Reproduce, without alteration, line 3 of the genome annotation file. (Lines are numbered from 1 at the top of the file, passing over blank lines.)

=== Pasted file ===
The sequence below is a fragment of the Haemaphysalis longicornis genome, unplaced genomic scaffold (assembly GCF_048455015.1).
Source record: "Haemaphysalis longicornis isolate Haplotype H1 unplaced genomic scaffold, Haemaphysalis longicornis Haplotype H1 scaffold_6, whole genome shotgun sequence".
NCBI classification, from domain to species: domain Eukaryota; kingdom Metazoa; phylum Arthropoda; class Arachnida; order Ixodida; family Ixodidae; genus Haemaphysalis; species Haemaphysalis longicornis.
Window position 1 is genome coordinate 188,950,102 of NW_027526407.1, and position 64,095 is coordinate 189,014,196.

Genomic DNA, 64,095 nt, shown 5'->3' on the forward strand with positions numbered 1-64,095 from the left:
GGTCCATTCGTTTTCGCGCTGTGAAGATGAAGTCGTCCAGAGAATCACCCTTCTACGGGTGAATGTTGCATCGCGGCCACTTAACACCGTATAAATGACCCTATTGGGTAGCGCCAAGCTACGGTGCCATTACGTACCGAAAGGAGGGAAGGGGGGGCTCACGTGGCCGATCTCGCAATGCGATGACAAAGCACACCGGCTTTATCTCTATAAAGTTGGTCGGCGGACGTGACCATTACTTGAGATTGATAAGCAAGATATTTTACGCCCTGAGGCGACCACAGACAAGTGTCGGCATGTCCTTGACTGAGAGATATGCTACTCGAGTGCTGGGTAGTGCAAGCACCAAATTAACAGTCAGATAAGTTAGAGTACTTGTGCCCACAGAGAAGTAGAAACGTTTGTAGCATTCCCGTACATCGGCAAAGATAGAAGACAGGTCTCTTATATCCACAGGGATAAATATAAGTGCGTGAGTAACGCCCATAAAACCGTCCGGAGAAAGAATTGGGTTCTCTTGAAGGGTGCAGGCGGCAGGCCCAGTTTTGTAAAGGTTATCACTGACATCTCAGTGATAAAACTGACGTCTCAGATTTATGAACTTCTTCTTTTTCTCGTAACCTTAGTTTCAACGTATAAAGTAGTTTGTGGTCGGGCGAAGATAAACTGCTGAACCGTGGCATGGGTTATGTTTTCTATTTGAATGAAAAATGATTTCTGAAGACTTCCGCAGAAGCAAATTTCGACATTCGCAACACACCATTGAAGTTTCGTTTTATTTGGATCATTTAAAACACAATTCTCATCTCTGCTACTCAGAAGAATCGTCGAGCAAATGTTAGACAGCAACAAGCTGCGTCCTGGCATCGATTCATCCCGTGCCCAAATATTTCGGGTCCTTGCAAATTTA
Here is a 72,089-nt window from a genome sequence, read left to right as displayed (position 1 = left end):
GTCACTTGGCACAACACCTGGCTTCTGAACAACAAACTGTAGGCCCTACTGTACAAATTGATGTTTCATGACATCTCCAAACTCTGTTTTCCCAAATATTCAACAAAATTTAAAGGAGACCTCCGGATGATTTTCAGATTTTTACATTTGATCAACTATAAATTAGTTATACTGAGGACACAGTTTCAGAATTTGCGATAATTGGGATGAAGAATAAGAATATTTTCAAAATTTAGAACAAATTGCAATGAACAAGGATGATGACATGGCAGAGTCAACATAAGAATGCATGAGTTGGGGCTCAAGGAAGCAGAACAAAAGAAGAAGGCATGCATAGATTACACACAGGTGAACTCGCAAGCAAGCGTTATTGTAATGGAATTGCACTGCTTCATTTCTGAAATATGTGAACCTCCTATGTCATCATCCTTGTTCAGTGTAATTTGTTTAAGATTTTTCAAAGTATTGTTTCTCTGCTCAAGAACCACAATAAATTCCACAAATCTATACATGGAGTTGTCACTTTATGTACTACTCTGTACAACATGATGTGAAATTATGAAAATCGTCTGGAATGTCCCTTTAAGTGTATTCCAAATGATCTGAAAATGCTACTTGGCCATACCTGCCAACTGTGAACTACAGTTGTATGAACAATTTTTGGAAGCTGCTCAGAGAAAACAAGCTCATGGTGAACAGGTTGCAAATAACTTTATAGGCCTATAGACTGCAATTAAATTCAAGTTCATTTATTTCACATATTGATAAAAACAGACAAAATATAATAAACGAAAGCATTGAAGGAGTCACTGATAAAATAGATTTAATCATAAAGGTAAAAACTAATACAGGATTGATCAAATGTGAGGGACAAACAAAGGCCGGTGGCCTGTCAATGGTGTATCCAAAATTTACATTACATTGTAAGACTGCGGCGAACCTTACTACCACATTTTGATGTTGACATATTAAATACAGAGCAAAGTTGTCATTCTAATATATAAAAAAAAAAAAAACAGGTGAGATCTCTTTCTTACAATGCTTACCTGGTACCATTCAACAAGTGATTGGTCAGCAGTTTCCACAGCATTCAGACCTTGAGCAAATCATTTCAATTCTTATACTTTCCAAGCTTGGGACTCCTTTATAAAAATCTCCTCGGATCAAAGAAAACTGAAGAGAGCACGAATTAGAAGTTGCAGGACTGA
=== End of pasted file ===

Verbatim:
NCBI classification, from domain to species: domain Eukaryota; kingdom Metazoa; phylum Arthropoda; class Arachnida; order Ixodida; family Ixodidae; genus Haemaphysalis; species Haemaphysalis longicornis.